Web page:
Theme Park Meets Sandbox. Themebox?

Or how about Sandpark?

My question about raiding as an endgame yesterday received lots of interesting comments and replies which I loved reading and responding to. It got me thinking about whether or not it would be possible to combine the open, player driven perpetual worlds of sandbox MMORPGs with the gated, level driven worlds of theme park MMOs.

Sandbox MMOs like EVE Online tend to offer a vast amount of choice and freedom. They don’t necessarily focus on raiding as an endgame, or at all, but instead provide the players with their own means of determining the nature of the world they live in. Usually this is through PvP and battles over territory and guild wars but it may also extend into crafting monopolies and political alliances. Suffice to say, there is plenty of room to grow and the appeal of this type of game is great as it truly is about the players deciding on how their world is shaped. The Butterfly Effect as CCP called it.

The downside of sandbox MMORPGs though is that they tend to be very difficult to penetrate and learn and can often be very scary and unappealing to new players. They also tend to lack contained stories and, as we’re seeing with Star Wars: The Old Republic, story driven MMOs are the latest and hottest trend.

Theme park MMORPGs on the other hand offer very controlled, gated and obvious progression. It’s easy for a new player to jump into a game like this, pick a race and class and get stuck into the game. Their levels and abilities are clear and obvious and the game can be very accessible and friendly. Not that it’s always utilised well, but gated content can also offer some great story driven elements and clear forms of progression to the user. I’m going to use that old chestnut Tortage (from Age of Content) as an example of self-contained, story driven, gated content that rocked our socks off.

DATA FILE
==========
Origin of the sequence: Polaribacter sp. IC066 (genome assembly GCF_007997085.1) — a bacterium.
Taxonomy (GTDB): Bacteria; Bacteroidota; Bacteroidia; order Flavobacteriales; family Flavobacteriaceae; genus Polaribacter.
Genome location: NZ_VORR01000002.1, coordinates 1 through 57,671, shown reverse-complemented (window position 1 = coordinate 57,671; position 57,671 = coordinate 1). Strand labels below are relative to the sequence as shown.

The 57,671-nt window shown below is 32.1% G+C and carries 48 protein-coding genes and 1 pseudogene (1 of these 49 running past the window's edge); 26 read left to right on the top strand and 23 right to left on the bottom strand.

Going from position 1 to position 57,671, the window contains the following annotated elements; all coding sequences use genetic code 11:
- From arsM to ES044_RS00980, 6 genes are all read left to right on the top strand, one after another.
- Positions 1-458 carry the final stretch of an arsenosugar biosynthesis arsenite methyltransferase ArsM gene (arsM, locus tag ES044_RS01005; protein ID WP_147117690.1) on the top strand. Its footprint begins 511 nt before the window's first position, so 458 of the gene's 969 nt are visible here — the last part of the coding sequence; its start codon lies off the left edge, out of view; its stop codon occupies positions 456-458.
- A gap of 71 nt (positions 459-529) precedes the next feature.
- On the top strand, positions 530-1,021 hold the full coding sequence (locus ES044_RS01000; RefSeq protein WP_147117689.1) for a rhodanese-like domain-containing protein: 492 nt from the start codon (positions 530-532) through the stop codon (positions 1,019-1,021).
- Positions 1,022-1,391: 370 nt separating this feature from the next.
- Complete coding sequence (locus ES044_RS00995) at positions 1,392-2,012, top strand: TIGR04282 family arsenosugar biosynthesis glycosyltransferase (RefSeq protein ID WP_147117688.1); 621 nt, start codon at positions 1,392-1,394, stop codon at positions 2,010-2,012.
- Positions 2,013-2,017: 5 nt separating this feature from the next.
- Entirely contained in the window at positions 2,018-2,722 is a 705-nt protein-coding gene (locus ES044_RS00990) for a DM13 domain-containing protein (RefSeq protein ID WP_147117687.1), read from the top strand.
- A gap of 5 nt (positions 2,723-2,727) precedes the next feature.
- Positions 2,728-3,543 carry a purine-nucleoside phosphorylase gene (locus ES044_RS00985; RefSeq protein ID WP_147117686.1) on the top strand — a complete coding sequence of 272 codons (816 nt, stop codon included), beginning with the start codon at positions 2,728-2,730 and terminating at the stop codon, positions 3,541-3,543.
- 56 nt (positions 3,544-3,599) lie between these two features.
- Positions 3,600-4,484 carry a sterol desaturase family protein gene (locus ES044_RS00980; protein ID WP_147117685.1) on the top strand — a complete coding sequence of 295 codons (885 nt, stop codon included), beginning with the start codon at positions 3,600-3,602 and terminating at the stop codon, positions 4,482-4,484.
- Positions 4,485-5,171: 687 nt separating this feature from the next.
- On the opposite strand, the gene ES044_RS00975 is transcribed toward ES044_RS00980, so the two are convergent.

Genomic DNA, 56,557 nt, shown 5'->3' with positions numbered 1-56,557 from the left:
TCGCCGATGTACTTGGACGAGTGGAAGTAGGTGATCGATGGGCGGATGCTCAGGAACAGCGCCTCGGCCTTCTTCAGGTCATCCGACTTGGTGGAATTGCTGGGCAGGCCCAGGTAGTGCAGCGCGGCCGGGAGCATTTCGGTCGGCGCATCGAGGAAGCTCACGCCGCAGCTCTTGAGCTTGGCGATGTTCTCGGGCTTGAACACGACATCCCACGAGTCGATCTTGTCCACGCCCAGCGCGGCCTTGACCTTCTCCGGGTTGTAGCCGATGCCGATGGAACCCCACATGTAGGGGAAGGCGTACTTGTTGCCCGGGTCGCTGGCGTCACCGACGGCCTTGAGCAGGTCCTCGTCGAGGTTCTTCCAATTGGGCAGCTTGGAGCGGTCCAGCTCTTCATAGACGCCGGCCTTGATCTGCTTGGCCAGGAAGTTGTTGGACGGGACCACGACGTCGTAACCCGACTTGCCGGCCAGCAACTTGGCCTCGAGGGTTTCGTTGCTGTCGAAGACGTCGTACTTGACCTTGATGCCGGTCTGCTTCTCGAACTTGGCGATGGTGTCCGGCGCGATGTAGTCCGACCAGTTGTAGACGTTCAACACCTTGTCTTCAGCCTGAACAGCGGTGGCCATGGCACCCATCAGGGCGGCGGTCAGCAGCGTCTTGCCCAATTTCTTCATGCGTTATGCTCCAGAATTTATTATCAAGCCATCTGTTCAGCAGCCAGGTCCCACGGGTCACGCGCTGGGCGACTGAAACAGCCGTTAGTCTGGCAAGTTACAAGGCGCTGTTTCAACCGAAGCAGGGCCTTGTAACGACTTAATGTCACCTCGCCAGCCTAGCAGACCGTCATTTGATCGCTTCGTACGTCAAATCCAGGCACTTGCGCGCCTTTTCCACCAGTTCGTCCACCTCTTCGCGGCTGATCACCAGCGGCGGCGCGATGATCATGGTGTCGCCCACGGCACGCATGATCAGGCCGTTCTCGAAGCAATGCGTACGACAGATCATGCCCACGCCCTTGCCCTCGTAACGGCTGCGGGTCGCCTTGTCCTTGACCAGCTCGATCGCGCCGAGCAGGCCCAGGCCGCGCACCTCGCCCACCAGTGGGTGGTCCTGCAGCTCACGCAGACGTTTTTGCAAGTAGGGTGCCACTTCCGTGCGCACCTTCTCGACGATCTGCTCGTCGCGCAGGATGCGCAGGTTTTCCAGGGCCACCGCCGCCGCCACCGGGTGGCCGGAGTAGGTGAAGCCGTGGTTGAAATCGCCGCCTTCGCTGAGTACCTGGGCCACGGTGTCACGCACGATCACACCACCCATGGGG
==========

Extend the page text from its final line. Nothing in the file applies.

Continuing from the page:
The downside of theme park MMOs though is that they tend to be quite bland in comparison to their sandbox brothers. The appeal of a game like EVE Online is that you can effect everyone with your actions but in World of Warcraft, your individual actions are almost meaningless outside of your own guild. Nothing you do in a theme park game is going to influence anyone else.

So, my mad scientist mind has started wondering if there’s a way to combine to the two into some sort of super MMORPG, a themebox sandpark if you will. And why not? There’s no rule which states that you can’t have classes or level progression in a sandbox world or a free form, sandbox world as the endgame of a theme park MMO to replace raiding.

Can these two entities ever exist as one? Or should I just lay off the crazy pills?

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16 Comments

  1. Longasc says:

    It is difficult. Some design decisions are just opposites, contradicting other ones.

    Can STEAK be BURGER? I once had a steak in a bread roll, basically a steak burger. So yes, I think it is not impossible, and maybe not even that hard to do. At least for armchair designers and bloggers. ;)

    • Gordon says:

      Being an armchair blogger/designer is my calling in life :) All of the thought and none of the hard work!

      Plus you forget that the burger was originally an adaptation of bread and meat. Same goes for the pizza. So sometimes crazy combinations end up working really well :)